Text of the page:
Social Conscience Key to Attracting Young Consumers

By Small BusinessFOXBusiness

Businesses trying to attract younger consumers should spend time promoting their socially responsible ways, new research shows.

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A study by the audit, tax and advisory firm KPMG LLP discovered that retailers and manufacturers courting Gen X and Y shoppers should introduce more transparency into their product labels and identify fair trade, conflict-free and environmentally friendly practices.

Nearly 70 percent of consumers under age 30 consider social issues such as sustainability, human rights and fair trade before making a purchase. This outpaces the less than 50 percent of consumers overall who feel the same way.

Jim Low, an audit partner at KPMG LLP, said retailers are increasingly asking their suppliers to assess their environmental and social sustainability.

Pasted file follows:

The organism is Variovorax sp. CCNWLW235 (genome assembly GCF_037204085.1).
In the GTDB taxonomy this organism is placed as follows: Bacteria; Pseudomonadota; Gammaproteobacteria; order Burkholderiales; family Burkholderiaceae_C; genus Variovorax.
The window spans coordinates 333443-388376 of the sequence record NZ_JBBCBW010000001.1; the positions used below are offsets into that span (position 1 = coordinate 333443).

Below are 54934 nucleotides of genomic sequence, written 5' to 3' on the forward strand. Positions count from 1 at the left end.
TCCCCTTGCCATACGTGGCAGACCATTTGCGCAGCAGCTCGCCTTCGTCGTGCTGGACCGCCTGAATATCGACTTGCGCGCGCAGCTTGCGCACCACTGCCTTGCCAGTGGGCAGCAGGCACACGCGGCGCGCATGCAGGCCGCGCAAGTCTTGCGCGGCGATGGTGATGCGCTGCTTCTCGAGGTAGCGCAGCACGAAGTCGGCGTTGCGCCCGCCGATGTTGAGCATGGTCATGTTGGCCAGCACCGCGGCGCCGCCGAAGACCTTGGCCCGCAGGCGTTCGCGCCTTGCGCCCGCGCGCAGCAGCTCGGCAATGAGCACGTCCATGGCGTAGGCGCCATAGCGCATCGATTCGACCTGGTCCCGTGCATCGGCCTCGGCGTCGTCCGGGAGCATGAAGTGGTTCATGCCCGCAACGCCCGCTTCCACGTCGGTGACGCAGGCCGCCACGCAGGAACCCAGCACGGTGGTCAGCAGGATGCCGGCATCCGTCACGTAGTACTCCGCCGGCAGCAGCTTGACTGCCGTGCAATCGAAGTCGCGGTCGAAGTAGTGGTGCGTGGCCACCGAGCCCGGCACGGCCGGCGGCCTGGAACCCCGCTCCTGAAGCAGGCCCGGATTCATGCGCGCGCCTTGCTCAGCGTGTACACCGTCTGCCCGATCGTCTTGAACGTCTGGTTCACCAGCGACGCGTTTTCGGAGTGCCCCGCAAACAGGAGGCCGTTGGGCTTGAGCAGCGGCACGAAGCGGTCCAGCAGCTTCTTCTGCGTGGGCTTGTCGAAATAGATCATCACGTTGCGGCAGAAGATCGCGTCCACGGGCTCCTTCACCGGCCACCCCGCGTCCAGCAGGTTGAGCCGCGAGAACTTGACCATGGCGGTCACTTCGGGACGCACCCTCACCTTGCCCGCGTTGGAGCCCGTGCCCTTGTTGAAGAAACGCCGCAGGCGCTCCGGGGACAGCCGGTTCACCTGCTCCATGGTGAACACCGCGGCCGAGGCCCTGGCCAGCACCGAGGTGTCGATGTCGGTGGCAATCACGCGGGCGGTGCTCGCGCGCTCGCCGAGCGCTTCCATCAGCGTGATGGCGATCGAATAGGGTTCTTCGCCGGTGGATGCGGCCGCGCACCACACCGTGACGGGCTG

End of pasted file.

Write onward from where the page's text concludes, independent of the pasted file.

"Several of the leading retail and grocery chains have recently introduced ranking systems to help consumers identify sustainable products," Low said. "Consumers and investors continue to increase pressure on companies to adopt more sustainable practices."

Young consumers consider social responsibility most when shelling out big bucks for products such as automobiles, computers, consumer electronics and jewelry, the study found. Specifically, more than 40 percent of consumers under 30 consider social issues when buying a big-ticket item, compared to just 34 percent who factor in those issues when buying everyday items, like gasoline and food.

"A lot of these campaigns around human rights and sustainability begin on college campuses," Low said. "It would fall within reason that younger people are more influenced by social issues when they shop."

The study was based on surveys of 1,000 adults over age 18.

Originally published on BusinessNewsDaily.

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